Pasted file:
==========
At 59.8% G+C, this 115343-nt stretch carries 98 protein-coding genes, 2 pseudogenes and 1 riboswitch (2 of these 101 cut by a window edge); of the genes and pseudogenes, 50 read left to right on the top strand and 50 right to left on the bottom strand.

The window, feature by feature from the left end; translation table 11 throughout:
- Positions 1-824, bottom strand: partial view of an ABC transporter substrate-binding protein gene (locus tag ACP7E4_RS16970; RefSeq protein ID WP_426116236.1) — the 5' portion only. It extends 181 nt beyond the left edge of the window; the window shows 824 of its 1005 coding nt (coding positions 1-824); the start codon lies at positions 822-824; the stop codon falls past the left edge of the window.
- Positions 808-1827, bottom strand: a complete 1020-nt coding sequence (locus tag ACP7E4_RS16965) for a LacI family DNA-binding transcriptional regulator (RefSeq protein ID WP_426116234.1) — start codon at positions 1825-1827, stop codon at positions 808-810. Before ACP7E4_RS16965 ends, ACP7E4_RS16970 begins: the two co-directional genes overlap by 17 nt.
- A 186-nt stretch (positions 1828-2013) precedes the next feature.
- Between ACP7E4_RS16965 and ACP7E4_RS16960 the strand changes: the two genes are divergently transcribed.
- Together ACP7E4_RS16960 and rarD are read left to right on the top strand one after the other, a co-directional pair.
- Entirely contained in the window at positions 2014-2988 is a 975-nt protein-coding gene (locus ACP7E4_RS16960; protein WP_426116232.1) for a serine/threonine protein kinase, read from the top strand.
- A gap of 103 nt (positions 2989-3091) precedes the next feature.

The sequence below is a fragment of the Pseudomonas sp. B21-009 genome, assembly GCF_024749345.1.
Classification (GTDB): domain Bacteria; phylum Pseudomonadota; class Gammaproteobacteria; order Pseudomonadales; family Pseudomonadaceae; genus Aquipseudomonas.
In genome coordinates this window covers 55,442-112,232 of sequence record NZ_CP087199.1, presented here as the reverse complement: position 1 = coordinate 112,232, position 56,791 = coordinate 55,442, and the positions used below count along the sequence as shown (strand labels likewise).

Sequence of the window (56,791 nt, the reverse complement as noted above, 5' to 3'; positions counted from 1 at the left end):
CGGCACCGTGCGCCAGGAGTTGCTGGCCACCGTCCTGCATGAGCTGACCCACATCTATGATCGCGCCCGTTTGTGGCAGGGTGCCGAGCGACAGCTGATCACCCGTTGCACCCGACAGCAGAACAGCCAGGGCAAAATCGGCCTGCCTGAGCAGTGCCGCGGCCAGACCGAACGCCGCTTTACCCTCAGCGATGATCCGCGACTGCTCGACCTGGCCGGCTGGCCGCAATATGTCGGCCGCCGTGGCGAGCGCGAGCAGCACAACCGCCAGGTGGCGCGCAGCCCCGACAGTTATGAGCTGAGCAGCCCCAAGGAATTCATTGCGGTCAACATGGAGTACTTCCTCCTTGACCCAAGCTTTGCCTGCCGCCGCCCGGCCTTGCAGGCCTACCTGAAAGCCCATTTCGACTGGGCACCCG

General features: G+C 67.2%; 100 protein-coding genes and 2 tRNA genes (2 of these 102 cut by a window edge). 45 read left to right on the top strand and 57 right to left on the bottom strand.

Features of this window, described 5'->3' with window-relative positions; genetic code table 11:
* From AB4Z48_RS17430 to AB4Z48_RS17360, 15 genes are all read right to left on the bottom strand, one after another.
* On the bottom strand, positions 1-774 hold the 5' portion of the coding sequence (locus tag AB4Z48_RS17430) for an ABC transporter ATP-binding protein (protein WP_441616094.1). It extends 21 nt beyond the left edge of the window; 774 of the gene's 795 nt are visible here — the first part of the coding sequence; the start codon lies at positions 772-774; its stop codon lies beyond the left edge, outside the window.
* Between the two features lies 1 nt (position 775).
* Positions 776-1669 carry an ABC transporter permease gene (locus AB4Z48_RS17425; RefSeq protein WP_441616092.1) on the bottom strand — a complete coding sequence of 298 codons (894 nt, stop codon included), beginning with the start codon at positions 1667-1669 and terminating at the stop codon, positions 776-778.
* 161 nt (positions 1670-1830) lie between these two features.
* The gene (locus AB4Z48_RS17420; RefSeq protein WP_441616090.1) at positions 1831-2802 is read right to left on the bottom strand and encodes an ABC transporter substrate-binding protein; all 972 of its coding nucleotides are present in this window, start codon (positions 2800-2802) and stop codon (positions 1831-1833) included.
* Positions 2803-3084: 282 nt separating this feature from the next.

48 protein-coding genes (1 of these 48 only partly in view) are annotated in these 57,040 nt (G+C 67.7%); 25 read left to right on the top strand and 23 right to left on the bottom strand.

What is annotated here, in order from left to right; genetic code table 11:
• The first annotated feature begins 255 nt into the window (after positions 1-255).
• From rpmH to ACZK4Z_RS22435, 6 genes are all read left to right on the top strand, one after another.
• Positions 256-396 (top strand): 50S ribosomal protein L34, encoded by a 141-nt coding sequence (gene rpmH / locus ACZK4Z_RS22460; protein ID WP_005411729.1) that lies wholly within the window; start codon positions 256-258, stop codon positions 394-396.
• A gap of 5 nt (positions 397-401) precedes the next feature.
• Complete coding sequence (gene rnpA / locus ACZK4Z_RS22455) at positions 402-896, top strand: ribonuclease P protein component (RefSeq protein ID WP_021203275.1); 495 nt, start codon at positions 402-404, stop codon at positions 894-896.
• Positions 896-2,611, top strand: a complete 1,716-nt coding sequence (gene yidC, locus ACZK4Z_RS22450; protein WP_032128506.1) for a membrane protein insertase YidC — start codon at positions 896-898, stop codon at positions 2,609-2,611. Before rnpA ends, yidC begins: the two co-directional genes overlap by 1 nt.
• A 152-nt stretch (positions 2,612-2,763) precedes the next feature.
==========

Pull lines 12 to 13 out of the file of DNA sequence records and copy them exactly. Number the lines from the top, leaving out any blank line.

In genome coordinates this window covers 55,442-112,232 of sequence record NZ_CP087199.1, presented here as the reverse complement: position 1 = coordinate 112,232, position 56,791 = coordinate 55,442, and the positions used below count along the sequence as shown (strand labels likewise).

Sequence of the window (56,791 nt, the reverse complement as noted above, 5' to 3'; positions counted from 1 at the left end):